Friday, October 9, 2015

Chartres Cathedral-An Enduring Icon

About 50 miles southwest of Paris, stands high above the flat wheat fields of the Beauce region, the Cathedral of Notre Dame  de Chartres.  This magnificent landmark comes almost intact straight from the Middle Ages  and is a must see on any France itinerary for  Chartres Cathedral is one of the finest examples of French Gothic architecture. Since 1979, Chartres Cathedral is on the list of UNESCO World Heritage sites

The present cathedral replaced a Romanesque basilica that had been destroyed in 1194 in a fire ignited by lightening. Immediately after the destruction, a new church was rebuilt in record time  in the new gothic style (1194 -1220).  Chartres is recognizable by its two mismatched spires;  one romanesque, a remain  of the previous Basilica (1140) and another of flamboyant gothic style dating from the late 15th century.

Other distinguishing features of the Lady of Chartres are its magnificent stained glass windows ; most are authentic dating from the 12th and 13th century.  Of the original 186 stained glass window 152 survived. They are impressive for their artistry and vivid colors especially their special blue. They represents bible scenes, lives of saints as well as  scenes of specific trade guilds like the bakers, goldsmiths, winemaker, weavers and others.

Chartres' other unique features are its spacious nave (52 feet)- the widest in France and the crypt, also the largest in France .  On the floor of the nave is the famous labyrinth which medieval pilgrims used to follow on their knees. These days, the labyrinth  is usually covered with chairs except each Fridays in summer.

Chartres-Royal Portal
The exterior sculptures of the west, north and south portals portray scenes of the Old and New Testaments. A parade of statues of kings and queens adorn the Royal Portal. 
Thankfully, Chartres Cathedral came almost unscathed through the centuries.  It was spared from loot and destruction at the French Revolution.  During WWII, the  stained glass windows were preserved as they were taken down and hidden in the nearby countryside before German occupation.  Although the city of Chartres suffered much destruction from bombings in 1944, the cathedral was saved thanks to the brave actions of  an American officer, Colonel Wellborn Barton Griffith, Jr.  who stopped the order to destroy the cathedral by volunteering to go behind enemy lines to find out whether the German arrmy was occupying the cathedral and using it as an observatory post.  After reporting that the cathedral was clear of  enemy troops, the bombing orders were rescinded and the cathedral was spared from destruction.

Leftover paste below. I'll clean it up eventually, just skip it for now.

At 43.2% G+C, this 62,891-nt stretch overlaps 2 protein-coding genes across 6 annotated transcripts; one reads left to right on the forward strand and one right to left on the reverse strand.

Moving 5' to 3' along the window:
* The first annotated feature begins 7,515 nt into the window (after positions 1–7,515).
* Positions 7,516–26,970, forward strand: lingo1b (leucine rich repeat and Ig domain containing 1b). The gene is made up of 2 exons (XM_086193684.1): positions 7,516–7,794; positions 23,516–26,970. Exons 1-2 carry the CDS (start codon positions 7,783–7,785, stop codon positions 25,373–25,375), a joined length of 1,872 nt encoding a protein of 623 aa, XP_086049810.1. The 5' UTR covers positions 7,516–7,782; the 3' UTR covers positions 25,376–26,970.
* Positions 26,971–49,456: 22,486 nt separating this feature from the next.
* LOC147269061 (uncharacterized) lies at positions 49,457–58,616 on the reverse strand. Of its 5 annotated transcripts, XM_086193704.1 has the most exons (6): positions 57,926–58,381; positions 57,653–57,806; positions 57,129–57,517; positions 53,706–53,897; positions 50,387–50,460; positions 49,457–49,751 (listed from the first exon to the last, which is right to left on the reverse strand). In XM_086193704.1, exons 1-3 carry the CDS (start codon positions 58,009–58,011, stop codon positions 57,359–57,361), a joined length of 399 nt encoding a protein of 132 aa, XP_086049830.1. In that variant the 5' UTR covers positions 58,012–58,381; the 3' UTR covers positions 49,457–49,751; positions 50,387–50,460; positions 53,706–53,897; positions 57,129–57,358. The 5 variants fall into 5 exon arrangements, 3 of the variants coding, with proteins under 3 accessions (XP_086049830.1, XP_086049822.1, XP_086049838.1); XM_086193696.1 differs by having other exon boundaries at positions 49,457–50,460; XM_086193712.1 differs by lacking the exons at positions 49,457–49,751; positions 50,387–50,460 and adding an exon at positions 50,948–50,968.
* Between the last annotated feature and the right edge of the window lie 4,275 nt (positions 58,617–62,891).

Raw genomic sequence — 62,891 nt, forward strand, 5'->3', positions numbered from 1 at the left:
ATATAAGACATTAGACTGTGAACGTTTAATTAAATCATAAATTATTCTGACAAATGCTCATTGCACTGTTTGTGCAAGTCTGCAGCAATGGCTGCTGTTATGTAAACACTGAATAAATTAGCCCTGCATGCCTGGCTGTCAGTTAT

Henri IV Coronation in Chartres
It is interesting to know that King Henri IV was the only French king ever crowned in Chartres (1594).  It was a departure from the traditional coronation site in Reims Cathedral.

Chartres is easily accessible from Paris by train which makes for a pleasant day excursion. A short walk from the Chartres train station and you are the historical center.  On a day visit you can tour the cathedral and explore the charming historic town that has some very well preserved timber-frame houses. In the summer and through October, it is a great idea to stay overnight in Chartres to enjoy the amazing light display showcasing the cathedral and more than 20 other sites in town.  
For a custom itinerary to France, visit 

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Flicker-OT Chartres
Chartres' Light Show

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